Hover over or tap on parts of the phone for an overview and see below for detailed instructions
Do not move deskphones from the room in which they are connected as this can cause inaccurate information to be relayed to 911 emergency responders. To ensure accuracy when a phone needs to be installed or relocated, please contact your Communications Liaison so that they can conact Network Infrastructure and Services to place orders to install or move telephones.
The Avaya 9611G deskphone is the standard deskphone. It is not a touchscreen. The different features and components of the phone are:
- Voicemail indicator light, located at the top right of the phone. This light illuminates when you have an unread voicemail. The light will turn off once all voicemails are acknowledged. Voicemails are acknowledged either by your listening to them in the voicemail system or, if you have Unified Messaging, your email client marking the email containing the voicemail as 'read'.
- Handset, located at the left side of the phone. Used to make calls. Note you can dial the phone number before lifting the handset so that you can confirm it is correct. If you then lift the headset, it will dial the number you entered.
- Phone screen, located on the right side of the phone, just above center. The Avaya 9611G, which is the standard model, does not have a touch screen. Selecting on-screen items is accomplished using buttons bordering the screen. If you have an Avaya 9621g, 9641g, or 9650c, then you have a touch screen and can select items by tapping them.
- Feature buttons, the feature buttons border the phone screen on the left and right. allow you to select the adjacent on-screen features shown on the phone screen.
- Soft key labels, located at the bottom of the phone screen in a row. These labels can be activated/selected by pressing the corresponding soft keys below.
- Soft keys, located in a row below the phone screen. Soft keys, or software keys, allow you to select the corresponding items displayed along the botton of the screen. They are called software keys because the buttons will present different options depending on the context of what you're doing with your phone.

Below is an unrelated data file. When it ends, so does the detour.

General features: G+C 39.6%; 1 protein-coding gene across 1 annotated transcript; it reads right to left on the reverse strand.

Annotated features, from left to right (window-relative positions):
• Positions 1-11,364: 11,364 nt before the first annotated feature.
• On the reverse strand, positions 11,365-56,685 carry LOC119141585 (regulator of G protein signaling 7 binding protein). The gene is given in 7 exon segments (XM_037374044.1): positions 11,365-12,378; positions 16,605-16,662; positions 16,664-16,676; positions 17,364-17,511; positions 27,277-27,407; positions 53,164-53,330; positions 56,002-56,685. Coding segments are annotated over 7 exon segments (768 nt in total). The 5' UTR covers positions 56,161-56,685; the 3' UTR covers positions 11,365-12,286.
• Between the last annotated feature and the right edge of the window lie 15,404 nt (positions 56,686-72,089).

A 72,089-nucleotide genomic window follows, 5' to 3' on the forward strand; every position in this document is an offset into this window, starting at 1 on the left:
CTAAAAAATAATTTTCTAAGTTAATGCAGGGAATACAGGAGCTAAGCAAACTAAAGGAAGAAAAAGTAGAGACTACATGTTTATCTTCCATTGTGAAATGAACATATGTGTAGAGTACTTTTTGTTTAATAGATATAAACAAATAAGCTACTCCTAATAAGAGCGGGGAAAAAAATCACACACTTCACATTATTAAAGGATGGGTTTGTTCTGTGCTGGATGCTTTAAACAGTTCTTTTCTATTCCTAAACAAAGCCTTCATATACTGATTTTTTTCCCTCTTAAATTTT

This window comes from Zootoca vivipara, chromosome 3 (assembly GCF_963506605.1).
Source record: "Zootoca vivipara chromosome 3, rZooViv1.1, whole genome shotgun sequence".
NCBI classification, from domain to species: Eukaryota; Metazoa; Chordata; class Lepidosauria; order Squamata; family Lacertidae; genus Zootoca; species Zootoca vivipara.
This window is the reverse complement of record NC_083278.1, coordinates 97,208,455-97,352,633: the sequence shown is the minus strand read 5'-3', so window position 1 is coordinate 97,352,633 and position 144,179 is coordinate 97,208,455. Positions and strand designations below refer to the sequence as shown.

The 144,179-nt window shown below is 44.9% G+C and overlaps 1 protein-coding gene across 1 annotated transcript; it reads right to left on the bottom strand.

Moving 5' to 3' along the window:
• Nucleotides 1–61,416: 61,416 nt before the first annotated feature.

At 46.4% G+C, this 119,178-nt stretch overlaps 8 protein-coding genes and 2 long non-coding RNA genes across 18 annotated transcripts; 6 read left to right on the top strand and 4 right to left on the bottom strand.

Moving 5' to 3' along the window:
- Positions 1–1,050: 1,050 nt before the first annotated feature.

- Voicemail Button, a nickel-sized circular button adjacent to the handset towards the center of the phone. Press this button to access your voicemail. Upon first accessing your voicemail, you will have to set it up. From then on, you will use a password that you set up to access your voicemail. This voicemail password expires every year.
- Phone Button, a nickel-sized circular button at the right-center of your phone. The Phone button functions as your 'home' button in that it always displays the first call appearance page. This button is useful when you have navigated into deep levels of menus and need to start over or get reoriented.
- Navigation Wheel, a large circular button at the right side of the Phone between two nickel-sized circular buttons. The Navigation wheel is used to navigate menus and select items from menus. After pressing the Phone button, then pressing the up and down arrows will scroll through your three pages of call appearances.
- Contacts Button, the farthest left rectangular button below the navigation wheel. Create up to 250 contact entries to associate off-campus numbers with names. If you call someone frequently, you should consider setting up a speed dial for them.
- Home Button, the center rectangular button below the navigation wheel Used to set the options on your phone, such as the ring tone, call timer, whether phone history is logged, and more.
- History Button, the farthest left rectangular button below the navigation wheel allows you to see missed, answered, and dialed calls; these different call types can be sorted in your history by using the left and right arrows of the Navigation Wheel. The button will illuminate when you have a missed call, and when you view the missed call by pressing the History button, the illumination will turn off.
- Headset Button, located towards the bottom of your phone, it is the upper square button between the handset and the dial pad. Activate your headset as the calling device. A headset is not included with your phone. Headsets are useful when you need to talk with someone while simultaneously keeping your hands free to do other tasks, such as type on a computer. Many Jabra headsets will automatically activate and be ready for making a call as soon as they are undocked from their base.
- Speaker Button, located towards the bottom of your phone, it is the lower square button between the handset and the dial pad. This button makes the call audible when near your phone rather than using the handset. Also useful when you need to temporarily talk to someone and work hands free. If you do this often, you should use a headset.
- Volume Button, the tall rectangular button located towards the bottom and far right of your phone. When not on a call, this changes the volume of your ringtone. When on a call, this changes the volume of the other caller(s). Pressing the top of the button increases the ringtone/volume, while pressing the bottom of the button decreases the ringtone/volume.
- Mute Button, a square button located at the bottom right of the phone. When activated (illuminated red), the other caller cannot hear you. Note this is not the same as putting someone on hold because you can still hear the other caller.
- Dial Pad, three rows of circular buttons located towards the bottom of your phone, each about the size of a dime. Each is labeled with a number which is input by pressing the respective button in order to make outoging calls.
- Pound (#), the circular button located at the bottom right of the dial pad. Often used to confirm submission of information. For example, if you input your voicemail password and want to submit it immediately rather than wait for the system, then you can press the # button.